The PEOPLE of the State of California, Plaintiff and Respondent, v. Robert KELLY, Defendant and Appellant.
In this case we hold that a court's failure to exercise its post-Proposition 8 discretion to admit or exclude prior felony convictions for impeachment purposes is ordinarily reversible per se if the defendant did not testify, but is to be reviewed under the usual test for prejudice if the record indicates what the defendant's testimony would have been had he testified. Robert Kelly appeals from a judgment of conviction for robbery and attempted robbery (Pen.Code, §§ 211, 664). We affirm.
On October 28, 1983, at around 2:30 p.m., Kelly approached George Clough and Alice Sims as they left a food stamp office at Eddy and Larkin Streets in San Francisco. Kelly was sweating and shaking. He asked Clough and Sims if they wanted to sell their food stamps. They said no and kept walking. Kelly followed them.
At the next intersection Sims jaywalked through a red light. Clough waited for the light to change. Kelly chose this moment to accost Sims. He put pressure on her back, said he had a knife, and threatened to kill her if she did not do what he said. He forced her into an apartment building and up the stairs. Clough ran up the stairs behind them. Kelly forced them both into an apartment.
Inside the apartment Kelly threatened to stab Clough if he did not give Kelly money or food stamps. Clough protested that it was “disgusting” to rob someone on food stamps. Kelly became enraged and hit Clough in the face with a 32-ounce cooking oil bottle. A second man appeared and grabbed Clough's arms, but then let go. Kelly again hit Clough in the face with the bottle, knocking Clough's sunglasses across the room, and took Clough's wallet. Kelly took $30 from the wallet. He tried to take Sims's purse, but she resisted.
At this point a woman entered the apartment, saw what was happening, and burst into tears. Clough and Sims both screamed that they were being mugged. The woman struck Kelly and screamed, “How can you do this in my apartment?” Clough grabbed Sims and they ran out of the apartment to a nearby police station, where they reported the incident.
An information charged Kelly with the robbery of Clough, the attempted robbery of Sims, and personal use of a dangerous or deadly weapon in the Clough robbery (Pen.Code, § 12022, subd. (b)), plus kidnapping for the purpose of robbery (Pen.Code, § 209) and aggravated assault (Pen.Code, § 245, subd. (a)(1)). The information alleged a 1977 automobile burglary conviction and a 1971 grand theft conviction under Penal Code section 667, subdivision (b) [one-year enhancement for prior prison term], and a 1978 robbery conviction under both Penal Code section 667, subdivision (b), and Penal Code section 667 [five-year enhancement for prior serious felony conviction].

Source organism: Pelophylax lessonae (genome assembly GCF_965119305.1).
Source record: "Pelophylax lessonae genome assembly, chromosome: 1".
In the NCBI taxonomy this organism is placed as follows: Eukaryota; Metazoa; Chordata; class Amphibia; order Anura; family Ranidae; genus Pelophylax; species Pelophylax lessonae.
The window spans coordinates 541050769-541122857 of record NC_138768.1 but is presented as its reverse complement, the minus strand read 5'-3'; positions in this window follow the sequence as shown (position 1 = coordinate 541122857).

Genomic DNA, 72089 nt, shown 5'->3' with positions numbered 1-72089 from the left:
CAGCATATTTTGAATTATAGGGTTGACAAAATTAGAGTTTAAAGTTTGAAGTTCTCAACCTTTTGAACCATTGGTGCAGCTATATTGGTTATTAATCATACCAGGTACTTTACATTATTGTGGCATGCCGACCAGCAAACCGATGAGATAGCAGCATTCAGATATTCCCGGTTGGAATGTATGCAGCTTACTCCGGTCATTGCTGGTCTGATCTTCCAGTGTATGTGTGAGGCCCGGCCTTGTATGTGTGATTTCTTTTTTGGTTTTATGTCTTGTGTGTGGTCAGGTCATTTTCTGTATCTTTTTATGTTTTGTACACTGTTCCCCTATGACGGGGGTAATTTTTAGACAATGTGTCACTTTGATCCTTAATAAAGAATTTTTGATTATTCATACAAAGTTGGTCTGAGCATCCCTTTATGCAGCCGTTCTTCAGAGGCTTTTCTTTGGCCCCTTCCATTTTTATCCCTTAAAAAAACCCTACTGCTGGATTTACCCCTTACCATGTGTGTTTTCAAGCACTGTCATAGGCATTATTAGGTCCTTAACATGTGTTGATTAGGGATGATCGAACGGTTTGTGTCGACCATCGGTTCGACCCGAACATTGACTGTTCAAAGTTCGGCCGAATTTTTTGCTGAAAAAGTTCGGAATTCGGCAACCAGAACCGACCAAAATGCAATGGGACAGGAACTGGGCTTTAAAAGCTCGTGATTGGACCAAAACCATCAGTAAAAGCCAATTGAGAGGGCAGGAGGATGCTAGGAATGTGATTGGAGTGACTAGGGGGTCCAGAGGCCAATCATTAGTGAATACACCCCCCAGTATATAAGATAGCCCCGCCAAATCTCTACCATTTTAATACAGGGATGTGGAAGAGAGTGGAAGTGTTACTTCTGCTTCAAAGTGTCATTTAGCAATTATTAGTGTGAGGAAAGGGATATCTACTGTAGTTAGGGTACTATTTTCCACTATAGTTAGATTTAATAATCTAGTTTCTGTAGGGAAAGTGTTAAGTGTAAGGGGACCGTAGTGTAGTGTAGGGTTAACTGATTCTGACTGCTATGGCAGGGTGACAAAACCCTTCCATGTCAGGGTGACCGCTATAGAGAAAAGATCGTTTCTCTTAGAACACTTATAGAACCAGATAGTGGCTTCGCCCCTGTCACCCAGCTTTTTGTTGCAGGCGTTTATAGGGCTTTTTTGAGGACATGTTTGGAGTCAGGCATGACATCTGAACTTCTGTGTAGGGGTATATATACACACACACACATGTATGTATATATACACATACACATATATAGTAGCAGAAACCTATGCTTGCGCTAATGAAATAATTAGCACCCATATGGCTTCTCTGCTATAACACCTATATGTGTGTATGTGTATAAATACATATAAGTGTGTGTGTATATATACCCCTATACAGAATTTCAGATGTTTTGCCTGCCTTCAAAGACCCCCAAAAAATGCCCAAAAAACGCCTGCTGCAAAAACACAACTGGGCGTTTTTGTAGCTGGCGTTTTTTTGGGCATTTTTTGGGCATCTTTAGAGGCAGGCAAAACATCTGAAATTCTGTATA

The court dismissed the kidnapping count pursuant to a motion under Penal Code section 995. At the close of trial the court granted the prosecutor's motion to dismiss the aggravated assault count as redundant. A jury convicted Kelly of robbery and attempted robbery and found the personal use allegation to be true. After the verdict Kelly admitted the prior conviction allegations.
The court sentenced Kelly to a prison term of twelve years and eight months, consisting of the upper term of five years for robbery, a consecutive subordinate eight-month term for attempted robbery, a one-year enhancement for personal use of a weapon, a one-year enhancement under Penal Code section 667.5, subdivision (b), and a five-year enhancement under Penal Code section 667.
At the outset of trial defense counsel moved under People v. Beagle (1972) 6 Cal.3d 441, 99 Cal.Rptr. 313, 492 P.2d 1 to prohibit use of Kelly's three prior felony convictions for impeachment purposes should Kelly decide to testify. The court denied the motion as to the 1977 and 1978 priors, stating it was bound by a recent Court of Appeal decision holding that Beagle was superseded by Proposition 8. The court reserved ruling on the 1971 prior, expressing concern over its remoteness. After a lunch break the court added that even absent the recent appellate decision, Kelly “would not be denied a fair trial under the 14th Amendment of the United States Constitution by use of his prior felony convictions for the purpose of impeachment․”
Immediately following the Beagle motion the prosecutor moved to preclude defense counsel from cross-examining Sims regarding her history of drug addiction and alcoholism, arguing that these points were irrelevant absent proof that drugs were involved in the case. Defense counsel then made the following offer of proof: “My client has indicated to me in his defense that these two victims Miss Sims and Mr. Clough approached him, in fact, to buy—or they got together somehow to buy some drugs and that he was going to supply them with those drugs, and that they went with him to the apartment voluntarily. And his testimony would be to that effect.” The court denied the prosecutor's motion.
Kelly declined to testify. At the close of trial defense counsel stated for the record that Kelly did so at his own request, not at the suggestion of counsel.
The California Supreme Court has held in a plurality decision that after Proposition 8, prior felony convictions not involving moral turpitude are inadmissible for impeachment purposes, but priors that do involve moral turpitude are “prima facie admissible, subject to the exercise of trial court discretion.” (People v. Castro (1985) 38 Cal.3d 301, 316, 211 Cal.Rptr. 719, 696 P.2d 111.) The prior felonies in the present case involved dishonesty and hence moral turpitude. They were therefore admissible, subject to the trial court's exercise of discretion. Kelly contends the court erred under Castro by failing to exercise this discretion, determining instead that it was compelled by Proposition 8 to permit impeachment.